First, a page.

Urubamba Streets

Streets of Urubamba

Where to Eat in Urubamba

There are many restaurants in Urubamba worth checking out. The top choices serve the increasingly popular Novo Andino cuisine, while other cafe’s tend to focus on organic vegetarian meals.

El Huacatay serves up Novo Andino classics like Trucha (trout) or Alpaca meat. The restaurant is cash only and reservations are recommended in the high season. 30-40 soles per plate.

Paca Paca sits a bit uphill from town but is well worth the walk or moto ride. The restaurant offers a funky artistic vibe with wood oven pizzas and a good wine selection. Pastas are also recommended. 30 – 40 soles per plate

Kaia is my last and highest restaurant recommendation. It isn’t the most expensive or sought after restaurant in town but it is the most charming. They offer organic food prepared with love. Kaia also often has music performances or other artistic events. I recommend the chai tea with almond milk! 15-25 soles/plate

What to Do in Urubamba

Other than a visit to the market, what else does Urubamba have to offer?

The Plaza de Armas has a lovely traditional church with a view of the mountains behind. Get some ice cream from one of the heladerias or carts situated on the square.

Visit Urubamba’s modest ruins, the Palacio de Hyuana Capac – a humble remains of a once proud fortress. May only be interesting to true archaeology nerds like myself. From there, you can check out Urubamba’s Cemetery to get a sense of how Peru honor their dead, or walk down a true Inca trail as it winds out of town.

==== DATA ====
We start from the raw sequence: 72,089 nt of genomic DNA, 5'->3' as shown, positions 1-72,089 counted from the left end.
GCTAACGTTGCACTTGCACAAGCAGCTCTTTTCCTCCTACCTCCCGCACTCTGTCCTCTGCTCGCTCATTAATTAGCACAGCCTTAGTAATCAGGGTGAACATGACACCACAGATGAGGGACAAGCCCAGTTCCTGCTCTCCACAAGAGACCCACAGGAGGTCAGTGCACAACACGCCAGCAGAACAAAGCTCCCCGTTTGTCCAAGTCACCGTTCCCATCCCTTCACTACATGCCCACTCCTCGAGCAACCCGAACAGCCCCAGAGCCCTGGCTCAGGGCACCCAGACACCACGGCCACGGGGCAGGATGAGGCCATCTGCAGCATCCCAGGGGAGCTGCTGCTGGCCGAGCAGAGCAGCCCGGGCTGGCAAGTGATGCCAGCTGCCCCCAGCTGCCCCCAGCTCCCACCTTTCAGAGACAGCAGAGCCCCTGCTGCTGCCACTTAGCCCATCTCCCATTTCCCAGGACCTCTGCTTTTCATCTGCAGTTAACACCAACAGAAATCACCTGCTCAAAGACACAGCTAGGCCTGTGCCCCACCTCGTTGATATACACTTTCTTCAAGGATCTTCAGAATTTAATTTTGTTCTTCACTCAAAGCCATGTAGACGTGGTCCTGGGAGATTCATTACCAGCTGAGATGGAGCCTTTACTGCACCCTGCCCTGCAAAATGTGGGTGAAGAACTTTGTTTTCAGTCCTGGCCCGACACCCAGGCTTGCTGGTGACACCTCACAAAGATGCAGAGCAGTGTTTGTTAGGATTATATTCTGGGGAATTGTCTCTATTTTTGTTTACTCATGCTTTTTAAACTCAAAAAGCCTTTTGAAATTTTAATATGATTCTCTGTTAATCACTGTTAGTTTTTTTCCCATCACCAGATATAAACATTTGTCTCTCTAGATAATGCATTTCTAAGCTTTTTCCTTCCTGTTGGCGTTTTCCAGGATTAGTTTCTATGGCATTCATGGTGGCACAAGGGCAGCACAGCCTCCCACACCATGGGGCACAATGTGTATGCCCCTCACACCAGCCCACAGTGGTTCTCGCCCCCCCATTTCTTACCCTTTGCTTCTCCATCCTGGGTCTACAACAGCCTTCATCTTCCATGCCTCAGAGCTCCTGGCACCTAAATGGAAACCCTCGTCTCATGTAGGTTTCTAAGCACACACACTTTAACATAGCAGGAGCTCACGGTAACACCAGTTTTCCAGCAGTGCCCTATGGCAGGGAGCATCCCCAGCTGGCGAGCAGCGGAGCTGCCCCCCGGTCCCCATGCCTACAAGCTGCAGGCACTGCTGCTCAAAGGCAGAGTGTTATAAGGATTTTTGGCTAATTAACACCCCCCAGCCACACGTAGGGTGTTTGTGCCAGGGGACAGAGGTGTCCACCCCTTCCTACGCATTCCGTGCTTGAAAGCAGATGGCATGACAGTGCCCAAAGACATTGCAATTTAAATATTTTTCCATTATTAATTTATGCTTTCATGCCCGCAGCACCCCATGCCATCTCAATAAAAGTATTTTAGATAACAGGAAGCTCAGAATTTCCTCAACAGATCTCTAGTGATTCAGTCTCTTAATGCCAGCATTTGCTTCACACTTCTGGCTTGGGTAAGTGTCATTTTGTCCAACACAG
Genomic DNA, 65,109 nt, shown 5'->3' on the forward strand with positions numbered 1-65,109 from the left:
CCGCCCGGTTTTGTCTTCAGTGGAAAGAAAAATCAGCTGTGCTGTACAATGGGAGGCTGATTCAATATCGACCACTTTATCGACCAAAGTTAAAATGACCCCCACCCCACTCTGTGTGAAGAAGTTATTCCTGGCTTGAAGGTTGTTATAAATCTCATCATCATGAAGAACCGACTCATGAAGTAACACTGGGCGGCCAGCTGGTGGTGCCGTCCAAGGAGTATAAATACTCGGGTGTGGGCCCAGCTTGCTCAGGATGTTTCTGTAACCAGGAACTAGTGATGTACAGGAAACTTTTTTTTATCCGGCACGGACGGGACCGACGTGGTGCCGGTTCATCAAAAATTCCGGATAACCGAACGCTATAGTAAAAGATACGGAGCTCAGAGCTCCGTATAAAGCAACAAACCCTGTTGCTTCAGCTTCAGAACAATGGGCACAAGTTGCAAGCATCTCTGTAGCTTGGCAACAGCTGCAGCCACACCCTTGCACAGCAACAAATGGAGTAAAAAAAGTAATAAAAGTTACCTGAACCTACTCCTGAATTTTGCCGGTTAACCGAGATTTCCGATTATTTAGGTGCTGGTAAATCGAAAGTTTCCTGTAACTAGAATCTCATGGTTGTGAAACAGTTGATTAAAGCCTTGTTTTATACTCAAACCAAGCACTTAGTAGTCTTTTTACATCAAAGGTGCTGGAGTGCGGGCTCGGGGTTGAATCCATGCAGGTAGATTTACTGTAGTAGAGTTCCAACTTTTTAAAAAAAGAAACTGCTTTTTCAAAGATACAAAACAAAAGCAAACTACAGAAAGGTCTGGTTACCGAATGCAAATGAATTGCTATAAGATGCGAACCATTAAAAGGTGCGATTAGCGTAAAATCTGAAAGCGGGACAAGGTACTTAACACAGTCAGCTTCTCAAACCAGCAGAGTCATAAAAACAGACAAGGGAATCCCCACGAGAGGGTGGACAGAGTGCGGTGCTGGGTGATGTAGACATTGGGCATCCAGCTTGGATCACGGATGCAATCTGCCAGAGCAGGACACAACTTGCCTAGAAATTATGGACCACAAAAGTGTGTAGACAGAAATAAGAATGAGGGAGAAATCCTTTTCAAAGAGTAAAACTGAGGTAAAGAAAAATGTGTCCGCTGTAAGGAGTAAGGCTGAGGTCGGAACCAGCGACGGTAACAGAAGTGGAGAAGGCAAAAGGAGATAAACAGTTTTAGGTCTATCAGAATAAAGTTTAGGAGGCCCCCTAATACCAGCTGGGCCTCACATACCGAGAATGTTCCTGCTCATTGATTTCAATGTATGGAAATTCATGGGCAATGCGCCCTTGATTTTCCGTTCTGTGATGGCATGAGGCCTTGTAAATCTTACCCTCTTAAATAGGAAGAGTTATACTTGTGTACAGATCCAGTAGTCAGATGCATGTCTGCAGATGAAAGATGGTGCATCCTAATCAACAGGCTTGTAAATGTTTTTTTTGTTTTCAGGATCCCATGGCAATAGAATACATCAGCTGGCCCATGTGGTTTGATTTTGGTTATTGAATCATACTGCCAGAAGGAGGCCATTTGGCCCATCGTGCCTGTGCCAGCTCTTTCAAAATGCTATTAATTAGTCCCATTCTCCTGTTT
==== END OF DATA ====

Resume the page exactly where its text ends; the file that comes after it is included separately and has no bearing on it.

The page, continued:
Urubamba is also quietly becoming an artistic hub of the valley. To find more information about this, the best places in town to visit are Kaia Cafe or El Arte Sano. Both have artistic performances, events, and workshops every month.

Lastly, Urubamba is a great town to use as a jumping off point for some epic hikes. I’ll talk about the best one, hiking up to Chicón, further down in the hiking section of this article. On top of that, a walk through the dirt roads that lead uphill out of town will often lead to small pathways winding up into the foothills of the Andes. You never know what you might find.

There is a short hike that goes up to the cross above town, providing a great outlook over Urubamba towards Cusco. To get there, head uphill on the main road, Yanaconas Chicón, until you see a zig zagging path going uphill on your left. Follow that trail all the way up to the cross. The top is a great spot for a picnic.

Urubamba Hike to the Cross

View from the Cross above Urubamba

Chinchero

Though not technically in the Sacred Valley, Chinchero is usually included in most Sacred Valley tours and it’s a town worth visiting for it’s impressive ruins, local market, and gorgeous countryside.

Chinchero is the highest town on this list, sitting even higher than Cusco at 3,700m (12,100ft), so make sure to spend some time in either the Sacred Valley or Cusco before heading to explore Chinchero. The headaches and nausea that accompany altitude sickness don’t make for a great day of exploration.

The highlight of a visit to Chinchero is the set of ancient Incan ruins and Spanish missionary church that dominate the town. At the ruins, you’ll find well maintained terraces and a few large boulders with Incan engravings and carvings.

But the true state of the ruins stands as testament to the tumultuous history that created modern Peru. Above the ruins, where once the main temple of the Incan ruin soon, it has been replaced with a Spanish cathedral, built by the conquering Spaniards to subdue the local people. It’s lovely to look inside, but the juxtaposition of Incan and Spanish will make you stop and think about colonialism both past and present.